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Israel rejects Palestinian statehood bid via the UN

Israel's Benjamin Netanyahu rejected a new Palestinian plan to seek unilateral statehood through a UN Security Council vote. Palestinian leaders say the US and Israel leave them with no other option.

By Ilene R. PrusherStaff writer / November 15, 2009

Israel's Prime Minister Benjamin Netanyahu addresses the Saban Forum in Jerusalem November 15, 2009. Netanyahu said on Sunday there was no alternative to negotiations to secure peace and that any unilateral moves by the Palestinians would unravel past agreements.

Debbie Hill/Reuters



Palestinian Authority leaders say that they are launching a new diplomatic campaign to gain international backing for a Palestinian state, after which they will unilaterally declare statehood in the West Bank, Gaza Strip, and East Jerusalem – without waiting for a peace treaty with Israel.

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Israel pushed back Sunday, issuing a warning that such a declaration of statehood would destroy previous peace agreements and goodwill.

The already rocky road to peace talks – which the US and other international mediators have for months been trying to coax Israelis and Palestinians back onto – just got rougher.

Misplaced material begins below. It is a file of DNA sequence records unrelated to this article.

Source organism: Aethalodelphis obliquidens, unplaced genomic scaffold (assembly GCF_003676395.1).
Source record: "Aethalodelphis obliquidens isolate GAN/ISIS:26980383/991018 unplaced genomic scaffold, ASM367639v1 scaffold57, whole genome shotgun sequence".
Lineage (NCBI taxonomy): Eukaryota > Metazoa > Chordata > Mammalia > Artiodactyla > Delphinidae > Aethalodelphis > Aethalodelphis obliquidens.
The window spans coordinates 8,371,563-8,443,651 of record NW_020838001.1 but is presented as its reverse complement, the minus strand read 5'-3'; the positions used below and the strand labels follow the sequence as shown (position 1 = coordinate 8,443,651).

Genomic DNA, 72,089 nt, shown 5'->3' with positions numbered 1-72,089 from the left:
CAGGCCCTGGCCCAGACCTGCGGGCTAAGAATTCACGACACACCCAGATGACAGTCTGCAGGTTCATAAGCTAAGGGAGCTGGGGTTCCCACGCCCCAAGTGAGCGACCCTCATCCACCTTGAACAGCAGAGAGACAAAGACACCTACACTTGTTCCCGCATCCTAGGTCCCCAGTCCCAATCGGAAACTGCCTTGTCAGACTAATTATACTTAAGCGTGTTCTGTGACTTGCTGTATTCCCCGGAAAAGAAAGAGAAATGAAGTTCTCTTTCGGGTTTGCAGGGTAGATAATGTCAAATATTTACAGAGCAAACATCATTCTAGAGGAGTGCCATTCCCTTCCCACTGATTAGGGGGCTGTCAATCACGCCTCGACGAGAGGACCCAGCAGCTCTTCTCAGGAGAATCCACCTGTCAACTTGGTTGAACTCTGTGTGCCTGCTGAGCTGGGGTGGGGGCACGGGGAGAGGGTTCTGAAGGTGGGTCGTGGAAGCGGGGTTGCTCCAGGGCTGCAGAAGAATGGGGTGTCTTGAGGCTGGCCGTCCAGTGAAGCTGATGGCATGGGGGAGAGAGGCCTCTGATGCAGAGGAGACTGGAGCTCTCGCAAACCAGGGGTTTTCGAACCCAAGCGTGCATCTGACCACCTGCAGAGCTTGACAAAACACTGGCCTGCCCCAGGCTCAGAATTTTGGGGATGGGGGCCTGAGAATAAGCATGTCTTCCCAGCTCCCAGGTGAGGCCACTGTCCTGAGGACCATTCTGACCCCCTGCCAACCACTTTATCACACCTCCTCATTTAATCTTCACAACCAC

The statehood push comes just 10 days after Palestinian President Mahmoud Abbas said the he would not seek office in the next Palestinian elections, and phrased his announcement as an effective threat of resignation not just from office but the peace process itself. Israeli intransigence and US ineffectiveness over Israeli settlements were largely to blame, he said.

Now, Mr. Abbas plans to actively solicit worldwide support for a declaration of Palestinian statehood, irrespective of any negotiations with Israel.

Statehood by UN vote

Abbas' chief negotiator, Saeb Erekat, said in an interview this weekend with the newspaper al-Ayyam that the Palestinian leader was going to turn to the UN Security Council to obtain recognition of a Palestinian state through a vote. In launching this campaign for statehood, aides said Abbas would travel to Cairo Wednesday to discuss the idea with Egyptian President Hosni Mubarak, after which he would visit other regions – including Europe and Latin America – to shore up support.

The move could be a spark for stalled peacemaking efforts, or it could itself spur further conflict between Palestinians and Israelis – who view the Palestinian proposal to unilaterally declare statehood as an out-and-out threat. Either way, the latest Palestinian moves show the extent to which the Palestinian leadership is frayed by the last few frustrating weeks of failed diplomacy, and appears to have lost faith in a US-brokered peace process bringing genuine results.

"The Israelis impeded negotiations, and therefore we are left with only this option in order to safeguard our national project," says Mohammed Shtayyeh, a member of the Fatah Central Council in Ramallah.